Stop. Say, “You seem to be sad. Are you? Why?” This active listening technique works well, but it can slow down the rhythm of the interview if you are after just the facts, not the emotions. Use judgment. The technique works, but it is best to keep it in reserve for special occasions. Imagine the emotions that may erupt if you insist on identifying the affect of the source each time she speaks. Be careful, and don’t use this advanced technique with people who are too young or too immature to know that they don’t have to answer your questions. Sources are allowed to decline to comment.
One writer interviewed a poet about her literary work. The writer dutifully asked about the woman’s career including her first poem. In the process, the woman mentioned that she used her poetry as therapy with her cancer. The writer wrote down the remark and went on with her prepared questions. By not listening, the writer missed an opportunity to mine that intriguing area of cancer therapy–poetry! We must listen.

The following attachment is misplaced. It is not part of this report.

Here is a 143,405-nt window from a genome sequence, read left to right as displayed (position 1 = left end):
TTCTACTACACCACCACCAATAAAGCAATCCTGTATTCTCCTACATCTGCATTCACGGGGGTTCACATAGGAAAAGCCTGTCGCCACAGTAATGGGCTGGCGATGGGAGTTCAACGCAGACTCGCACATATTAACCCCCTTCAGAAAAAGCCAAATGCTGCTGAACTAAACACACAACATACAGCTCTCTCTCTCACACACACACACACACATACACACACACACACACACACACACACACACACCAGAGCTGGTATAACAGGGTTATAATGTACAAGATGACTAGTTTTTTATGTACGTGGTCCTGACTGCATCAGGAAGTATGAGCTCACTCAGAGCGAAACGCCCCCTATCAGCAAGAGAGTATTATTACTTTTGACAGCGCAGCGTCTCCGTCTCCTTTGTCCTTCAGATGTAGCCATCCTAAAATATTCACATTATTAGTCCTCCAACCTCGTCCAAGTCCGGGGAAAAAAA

The beauty of the writing process is the challenge to think on the spot, to listen for that rare insight, to see the color that others walk by. It’s the joy of writing. It’s the gift of story telling. To do it well, prepare hard with good questions, but listen well to hear the heartbeat of your source.
At times, an interview will be a couple of questions that provide basic information; at other times, the interview will be an elaborate exchange where you may feel like a psychiatrist, parent or confessor. Be responsible with this role. You are empowered to collect information for your audience. Don’t waste anyone’s time by probing into issues that are irrelevant, but be ready to ask the tough questions with all the skill you can possess.
This is an excerpt from Dr. Michael Ray Smith‘s book FeatureWriting.net. Used with permission.